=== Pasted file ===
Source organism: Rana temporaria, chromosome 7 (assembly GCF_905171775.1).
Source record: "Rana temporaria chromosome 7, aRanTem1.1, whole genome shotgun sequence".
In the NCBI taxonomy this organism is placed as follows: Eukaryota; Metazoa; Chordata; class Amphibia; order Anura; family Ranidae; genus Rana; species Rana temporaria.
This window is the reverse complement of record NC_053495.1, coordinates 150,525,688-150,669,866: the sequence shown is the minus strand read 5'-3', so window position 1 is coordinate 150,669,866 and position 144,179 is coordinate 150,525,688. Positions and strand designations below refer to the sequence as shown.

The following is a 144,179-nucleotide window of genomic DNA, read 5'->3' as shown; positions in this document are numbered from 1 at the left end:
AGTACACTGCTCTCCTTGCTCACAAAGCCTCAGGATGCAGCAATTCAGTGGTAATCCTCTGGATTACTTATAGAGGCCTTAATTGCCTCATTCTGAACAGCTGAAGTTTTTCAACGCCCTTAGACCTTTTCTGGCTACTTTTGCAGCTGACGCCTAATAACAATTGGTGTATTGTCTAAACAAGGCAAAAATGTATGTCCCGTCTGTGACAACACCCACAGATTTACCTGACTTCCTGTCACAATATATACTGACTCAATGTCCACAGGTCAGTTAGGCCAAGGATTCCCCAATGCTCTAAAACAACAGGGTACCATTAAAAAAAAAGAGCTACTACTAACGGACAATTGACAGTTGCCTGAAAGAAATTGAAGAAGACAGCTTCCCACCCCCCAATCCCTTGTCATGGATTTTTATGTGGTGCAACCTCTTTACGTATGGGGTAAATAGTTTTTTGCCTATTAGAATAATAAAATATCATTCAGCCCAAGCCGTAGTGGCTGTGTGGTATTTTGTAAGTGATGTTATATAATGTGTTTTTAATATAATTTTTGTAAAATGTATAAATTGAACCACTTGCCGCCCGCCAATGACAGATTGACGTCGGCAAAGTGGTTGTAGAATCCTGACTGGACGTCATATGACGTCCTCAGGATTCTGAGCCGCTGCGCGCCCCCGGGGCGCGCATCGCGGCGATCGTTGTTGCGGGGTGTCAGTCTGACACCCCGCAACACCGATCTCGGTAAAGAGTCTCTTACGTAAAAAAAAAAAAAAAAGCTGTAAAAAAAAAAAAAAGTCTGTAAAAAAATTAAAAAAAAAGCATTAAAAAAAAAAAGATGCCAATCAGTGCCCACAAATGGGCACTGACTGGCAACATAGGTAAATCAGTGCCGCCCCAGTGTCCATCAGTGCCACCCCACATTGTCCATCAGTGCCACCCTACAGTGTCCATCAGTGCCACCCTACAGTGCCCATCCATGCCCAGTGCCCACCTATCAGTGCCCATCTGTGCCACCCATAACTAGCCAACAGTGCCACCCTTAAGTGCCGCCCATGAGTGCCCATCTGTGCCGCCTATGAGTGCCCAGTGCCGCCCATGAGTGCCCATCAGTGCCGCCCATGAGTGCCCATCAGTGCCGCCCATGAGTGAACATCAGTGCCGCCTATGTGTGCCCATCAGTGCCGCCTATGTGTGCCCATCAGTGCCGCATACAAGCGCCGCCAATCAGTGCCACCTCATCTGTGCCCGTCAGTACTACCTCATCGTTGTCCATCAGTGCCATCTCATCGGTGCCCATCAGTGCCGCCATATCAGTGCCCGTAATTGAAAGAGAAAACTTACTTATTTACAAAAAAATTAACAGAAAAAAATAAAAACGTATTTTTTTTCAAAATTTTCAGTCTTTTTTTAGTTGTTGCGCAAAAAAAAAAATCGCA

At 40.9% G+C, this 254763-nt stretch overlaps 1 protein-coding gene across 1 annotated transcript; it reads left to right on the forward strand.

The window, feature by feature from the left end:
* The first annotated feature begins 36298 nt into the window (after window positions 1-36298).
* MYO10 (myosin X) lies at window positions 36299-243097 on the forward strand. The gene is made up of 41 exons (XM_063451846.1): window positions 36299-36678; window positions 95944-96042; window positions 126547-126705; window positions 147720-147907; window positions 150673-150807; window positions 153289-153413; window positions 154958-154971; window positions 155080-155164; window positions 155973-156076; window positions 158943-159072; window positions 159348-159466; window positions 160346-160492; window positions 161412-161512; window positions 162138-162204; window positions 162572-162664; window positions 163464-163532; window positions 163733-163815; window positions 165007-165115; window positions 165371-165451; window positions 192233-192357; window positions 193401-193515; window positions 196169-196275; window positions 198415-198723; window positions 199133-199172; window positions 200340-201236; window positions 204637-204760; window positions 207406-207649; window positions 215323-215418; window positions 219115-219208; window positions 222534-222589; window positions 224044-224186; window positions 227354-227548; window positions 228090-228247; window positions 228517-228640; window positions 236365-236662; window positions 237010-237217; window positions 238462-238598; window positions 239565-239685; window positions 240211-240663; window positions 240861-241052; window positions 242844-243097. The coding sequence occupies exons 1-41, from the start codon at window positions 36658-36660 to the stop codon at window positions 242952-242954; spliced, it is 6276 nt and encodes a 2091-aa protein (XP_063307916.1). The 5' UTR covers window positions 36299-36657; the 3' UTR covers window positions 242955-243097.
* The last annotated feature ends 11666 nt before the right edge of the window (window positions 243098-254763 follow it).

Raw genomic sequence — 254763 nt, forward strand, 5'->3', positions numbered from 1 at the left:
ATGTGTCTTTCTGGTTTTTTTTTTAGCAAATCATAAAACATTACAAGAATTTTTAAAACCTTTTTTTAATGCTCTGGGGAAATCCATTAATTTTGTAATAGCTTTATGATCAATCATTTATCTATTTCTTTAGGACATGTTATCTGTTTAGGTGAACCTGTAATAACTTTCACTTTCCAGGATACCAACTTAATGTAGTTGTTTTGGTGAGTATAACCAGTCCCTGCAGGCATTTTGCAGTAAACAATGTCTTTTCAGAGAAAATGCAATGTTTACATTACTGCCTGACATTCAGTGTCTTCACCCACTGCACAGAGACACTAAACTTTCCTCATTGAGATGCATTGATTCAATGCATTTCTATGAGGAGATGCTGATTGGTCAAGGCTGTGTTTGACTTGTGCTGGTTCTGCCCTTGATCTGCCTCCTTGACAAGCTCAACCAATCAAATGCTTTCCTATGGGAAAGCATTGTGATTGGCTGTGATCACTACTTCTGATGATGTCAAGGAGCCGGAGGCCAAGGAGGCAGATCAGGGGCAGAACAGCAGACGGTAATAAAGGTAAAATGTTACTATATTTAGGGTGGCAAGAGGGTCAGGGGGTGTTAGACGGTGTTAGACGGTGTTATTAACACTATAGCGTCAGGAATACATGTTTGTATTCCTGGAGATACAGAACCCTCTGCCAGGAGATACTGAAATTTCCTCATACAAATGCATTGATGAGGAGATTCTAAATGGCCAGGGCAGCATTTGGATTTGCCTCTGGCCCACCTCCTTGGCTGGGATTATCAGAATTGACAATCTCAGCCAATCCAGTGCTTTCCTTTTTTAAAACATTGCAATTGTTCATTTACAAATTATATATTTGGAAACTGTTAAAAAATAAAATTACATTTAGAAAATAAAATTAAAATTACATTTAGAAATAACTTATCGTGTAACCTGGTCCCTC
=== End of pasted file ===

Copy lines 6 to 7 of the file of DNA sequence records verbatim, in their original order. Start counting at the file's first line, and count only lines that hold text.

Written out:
AGTACACTGCTCTCCTTGCTCACAAAGCCTCAGGATGCAGCAATTCAGTGGTAATCCTCTGGATTACTTATAGAGGCCTTAATTGCCTCATTCTGAACAGCTGAAGTTTTTCAACGCCCTTAGACCTTTTCTGGCTACTTTTGCAGCTGACGCCTAATAACAATTGGTGTATTGTCTAAACAAGGCAAAAATGTATGTCCCGTCTGTGACAACACCCACAGATTTACCTGACTTCCTGTCACAATATATACTGACTCAATGTCCACAGGTCAGTTAGGCCAAGGATTCCCCAATGCTCTAAAACAACAGGGTACCATTAAAAAAAAAGAGCTACTACTAACGGACAATTGACAGTTGCCTGAAAGAAATTGAAGAAGACAGCTTCCCACCCCCCAATCCCTTGTCATGGATTTTTATGTGGTGCAACCTCTTTACGTATGGGGTAAATAGTTTTTTGCCTATTAGAATAATAAAATATCATTCAGCCCAAGCCGTAGTGGCTGTGTGGTATTTTGTAAGTGATGTTATATAATGTGTTTTTAATATAATTTTTGTAAAATGTATAAATTGAACCACTTGCCGCCCGCCAATGACAGATTGACGTCGGCAAAGTGGTTGTAGAATCCTGACTGGACGTCATATGACGTCCTCAGGATTCTGAGCCGCTGCGCGCCCCCGGGGCGCGCATCGCGGCGATCGTTGTTGCGGGGTGTCAGTCTGACACCCCGCAACACCGATCTCGGTAAAGAGTCTCTTACGTAAAAAAAAAAAAAAAAGCTGTAAAAAAAAAAAAAAGTCTGTAAAAAAATTAAAAAAAAAGCATTAAAAAAAAAAAGATGCCAATCAGTGCCCACAAATGGGCACTGACTGGCAACATAGGTAAATCAGTGCCGCCCCAGTGTCCATCAGTGCCACCCCACATTGTCCATCAGTGCCACCCTACAGTGTCCATCAGTGCCACCCTACAGTGCCCATCCATGCCCAGTGCCCACCTATCAGTGCCCATCTGTGCCACCCATAACTAGCCAACAGTGCCACCCTTAAGTGCCGCCCATGAGTGCCCATCTGTGCCGCCTATGAGTGCCCAGTGCCGCCCATGAGTGCCCATCAGTGCCGCCCATGAGTGCCCATCAGTGCCGCCCATGAGTGAACATCAGTGCCGCCTATGTGTGCCCATCAGTGCCGCCTATGTGTGCCCATCAGTGCCGCATACAAGCGCCGCCAATCAGTGCCACCTCATCTGTGCCCGTCAGTACTACCTCATCGTTGTCCATCAGTGCCATCTCATCGGTGCCCATCAGTGCCGCCATATCAGTGCCCGTAATTGAAAGAGAAAACTTACTTATTTACAAAAAAATTAACAGAAAAAAATAAAAACGTATTTTTTTTCAAAATTTTCAGTCTTTTTTTAGTTGTTGCGCAAAAAAAAAAATCGCA

At 40.9% G+C, this 254763-nt stretch overlaps 1 protein-coding gene across 1 annotated transcript; it reads left to right on the forward strand.